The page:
Bangor’s present city council has declared that changes and decisions should be made by the council for the betterment of residents and businesses in the city, and have named it a vision. Fine. Bangor residents would be amazed at where and at what rate their tax money is spent.
Having been working with dollars and cents all of my life after Bentley College and WWII, and two terms on the Bangor City Council (including the hiring of the former city manager), I get a copy of Bangor’s annual report and go through it page by page. I have watched our long-term debt go up and up, so that the total interest and principal adds up to $141,258,597 from 2009 through 2028.
With debt like this, Bangor doesn’t have much room to move. A new complex at Bass Park should be private enterprise and the surrounding areas that benefit should take part in the project. The Bangor area can have a bright future with a new auditorium complex, Hollywood Slots, the Penobscot River, the waterfront and all the things this will generate.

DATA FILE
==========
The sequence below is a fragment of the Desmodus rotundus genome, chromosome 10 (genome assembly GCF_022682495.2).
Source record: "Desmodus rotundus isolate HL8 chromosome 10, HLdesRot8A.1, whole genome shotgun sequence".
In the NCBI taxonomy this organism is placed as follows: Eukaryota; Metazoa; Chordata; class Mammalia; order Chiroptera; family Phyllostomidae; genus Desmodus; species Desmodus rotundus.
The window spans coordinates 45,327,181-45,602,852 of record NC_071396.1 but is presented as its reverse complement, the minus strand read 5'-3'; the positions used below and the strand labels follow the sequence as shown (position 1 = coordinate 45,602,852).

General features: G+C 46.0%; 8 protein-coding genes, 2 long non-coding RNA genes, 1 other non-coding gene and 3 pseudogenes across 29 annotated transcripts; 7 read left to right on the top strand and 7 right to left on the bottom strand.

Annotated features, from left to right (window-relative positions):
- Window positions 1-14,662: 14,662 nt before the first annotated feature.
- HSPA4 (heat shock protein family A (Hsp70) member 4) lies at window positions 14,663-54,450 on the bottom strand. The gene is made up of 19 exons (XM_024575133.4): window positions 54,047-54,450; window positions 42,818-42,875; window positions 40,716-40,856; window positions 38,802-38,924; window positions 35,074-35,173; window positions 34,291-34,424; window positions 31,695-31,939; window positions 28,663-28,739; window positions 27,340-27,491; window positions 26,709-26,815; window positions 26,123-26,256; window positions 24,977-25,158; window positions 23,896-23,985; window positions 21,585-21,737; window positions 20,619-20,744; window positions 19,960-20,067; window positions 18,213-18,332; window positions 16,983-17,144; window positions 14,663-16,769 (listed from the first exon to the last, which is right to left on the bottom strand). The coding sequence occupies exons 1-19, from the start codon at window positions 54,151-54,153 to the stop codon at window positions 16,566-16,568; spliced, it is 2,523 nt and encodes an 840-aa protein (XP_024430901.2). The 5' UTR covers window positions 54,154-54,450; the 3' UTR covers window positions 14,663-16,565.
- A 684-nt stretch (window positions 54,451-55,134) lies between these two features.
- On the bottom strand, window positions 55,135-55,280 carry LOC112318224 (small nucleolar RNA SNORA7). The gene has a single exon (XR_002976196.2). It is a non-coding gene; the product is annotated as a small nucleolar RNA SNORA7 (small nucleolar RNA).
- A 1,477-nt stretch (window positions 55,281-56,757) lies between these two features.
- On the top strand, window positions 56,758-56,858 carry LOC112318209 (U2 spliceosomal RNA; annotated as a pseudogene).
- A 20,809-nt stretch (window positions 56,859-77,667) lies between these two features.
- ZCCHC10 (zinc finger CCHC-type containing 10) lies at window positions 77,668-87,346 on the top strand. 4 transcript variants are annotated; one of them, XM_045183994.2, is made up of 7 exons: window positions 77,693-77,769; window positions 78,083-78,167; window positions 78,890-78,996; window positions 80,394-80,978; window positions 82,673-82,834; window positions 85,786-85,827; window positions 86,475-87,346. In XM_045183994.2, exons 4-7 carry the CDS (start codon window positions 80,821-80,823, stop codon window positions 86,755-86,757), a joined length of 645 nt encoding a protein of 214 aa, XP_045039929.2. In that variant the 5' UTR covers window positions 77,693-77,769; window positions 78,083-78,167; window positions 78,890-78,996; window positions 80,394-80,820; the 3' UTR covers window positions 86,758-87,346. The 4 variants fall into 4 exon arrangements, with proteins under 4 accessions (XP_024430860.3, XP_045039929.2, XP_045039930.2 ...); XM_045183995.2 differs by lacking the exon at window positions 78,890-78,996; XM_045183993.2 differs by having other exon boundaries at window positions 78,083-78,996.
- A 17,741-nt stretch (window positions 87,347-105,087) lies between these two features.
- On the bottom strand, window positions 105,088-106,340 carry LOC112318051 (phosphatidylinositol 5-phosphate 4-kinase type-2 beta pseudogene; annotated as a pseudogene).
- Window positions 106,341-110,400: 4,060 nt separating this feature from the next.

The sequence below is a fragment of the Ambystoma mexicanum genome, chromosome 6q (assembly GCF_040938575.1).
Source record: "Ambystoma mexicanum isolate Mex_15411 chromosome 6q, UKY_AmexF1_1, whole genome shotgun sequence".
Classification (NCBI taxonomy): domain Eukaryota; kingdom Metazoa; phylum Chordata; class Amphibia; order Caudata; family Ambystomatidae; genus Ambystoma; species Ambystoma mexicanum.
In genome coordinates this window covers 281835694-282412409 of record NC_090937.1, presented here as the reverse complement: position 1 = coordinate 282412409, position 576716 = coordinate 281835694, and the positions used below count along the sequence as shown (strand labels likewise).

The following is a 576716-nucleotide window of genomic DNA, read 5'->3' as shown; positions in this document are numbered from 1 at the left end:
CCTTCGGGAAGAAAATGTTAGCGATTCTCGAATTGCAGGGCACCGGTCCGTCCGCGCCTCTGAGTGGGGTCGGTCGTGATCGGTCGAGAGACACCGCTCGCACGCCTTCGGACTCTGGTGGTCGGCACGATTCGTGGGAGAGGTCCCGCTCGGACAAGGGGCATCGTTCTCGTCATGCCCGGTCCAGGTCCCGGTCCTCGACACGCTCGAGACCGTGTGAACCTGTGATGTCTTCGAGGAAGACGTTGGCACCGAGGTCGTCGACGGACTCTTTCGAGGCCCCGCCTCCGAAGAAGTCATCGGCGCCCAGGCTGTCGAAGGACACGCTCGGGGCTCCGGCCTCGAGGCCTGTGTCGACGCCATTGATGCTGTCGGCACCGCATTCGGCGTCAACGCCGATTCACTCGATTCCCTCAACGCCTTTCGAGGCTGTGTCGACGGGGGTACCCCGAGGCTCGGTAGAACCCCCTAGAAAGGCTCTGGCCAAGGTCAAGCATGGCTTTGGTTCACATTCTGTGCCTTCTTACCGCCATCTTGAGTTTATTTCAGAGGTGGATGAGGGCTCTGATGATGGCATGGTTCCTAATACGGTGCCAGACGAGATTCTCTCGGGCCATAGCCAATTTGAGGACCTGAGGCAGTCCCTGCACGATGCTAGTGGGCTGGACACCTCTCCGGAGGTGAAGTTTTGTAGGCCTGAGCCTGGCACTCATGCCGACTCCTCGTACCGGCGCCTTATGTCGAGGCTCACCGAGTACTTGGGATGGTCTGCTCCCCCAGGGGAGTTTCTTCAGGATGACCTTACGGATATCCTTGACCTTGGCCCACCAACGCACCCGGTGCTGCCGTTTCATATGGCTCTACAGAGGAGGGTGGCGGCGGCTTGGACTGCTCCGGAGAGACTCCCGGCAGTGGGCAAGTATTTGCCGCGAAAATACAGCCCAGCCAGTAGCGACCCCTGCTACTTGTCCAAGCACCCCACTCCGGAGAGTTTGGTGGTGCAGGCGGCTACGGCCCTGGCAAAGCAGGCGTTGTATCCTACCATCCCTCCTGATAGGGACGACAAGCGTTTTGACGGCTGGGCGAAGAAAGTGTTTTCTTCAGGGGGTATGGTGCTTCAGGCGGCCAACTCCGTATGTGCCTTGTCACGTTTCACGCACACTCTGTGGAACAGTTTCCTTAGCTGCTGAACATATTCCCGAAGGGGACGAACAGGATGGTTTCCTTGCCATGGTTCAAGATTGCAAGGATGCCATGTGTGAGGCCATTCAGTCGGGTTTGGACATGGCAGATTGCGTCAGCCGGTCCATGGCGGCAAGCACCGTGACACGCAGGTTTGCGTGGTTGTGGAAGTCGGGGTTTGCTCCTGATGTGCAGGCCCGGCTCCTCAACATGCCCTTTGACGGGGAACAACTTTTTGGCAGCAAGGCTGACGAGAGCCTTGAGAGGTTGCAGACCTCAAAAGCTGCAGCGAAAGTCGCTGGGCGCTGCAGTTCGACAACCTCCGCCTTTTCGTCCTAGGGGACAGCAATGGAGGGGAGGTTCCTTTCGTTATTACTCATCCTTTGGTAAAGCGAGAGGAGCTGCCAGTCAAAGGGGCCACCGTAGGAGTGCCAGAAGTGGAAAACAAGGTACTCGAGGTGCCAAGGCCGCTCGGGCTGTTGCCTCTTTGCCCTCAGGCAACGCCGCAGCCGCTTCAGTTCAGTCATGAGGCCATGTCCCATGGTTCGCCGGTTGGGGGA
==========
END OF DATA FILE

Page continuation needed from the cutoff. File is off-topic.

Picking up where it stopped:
This week the Legislature will be debating a proposed 10 percent MaineCare cut to nursing homes and residential care facilities. This comes at a time when these homes are already financially stressed and often understaffed. The Island Nursing Home, our neighborhood gem, would be set to lose more than $263,000 annually. The repercussions from this may in-clude less staffing, less attention per resident, and less money trickling down into the local economy. Some nursing homes are likely to fold altogether.
We are blessed to have this excellent facility on our island, with a manifestly caring staff. I would hate to see it jeopardized.
That said, we ought to acknowledge why there is a fiscal crisis in Maine. Since 2001, $2.5 billion from Maine taxpayers have been spent in Iraq and Afghanistan. In 2010 alone, $1.9 billion of your taxes will go toward defense spending, a great irony as it is leaving our most vulnerable neighbors defenseless. Our economy is hemorrhaging from war. It’s time to get our priorities straight.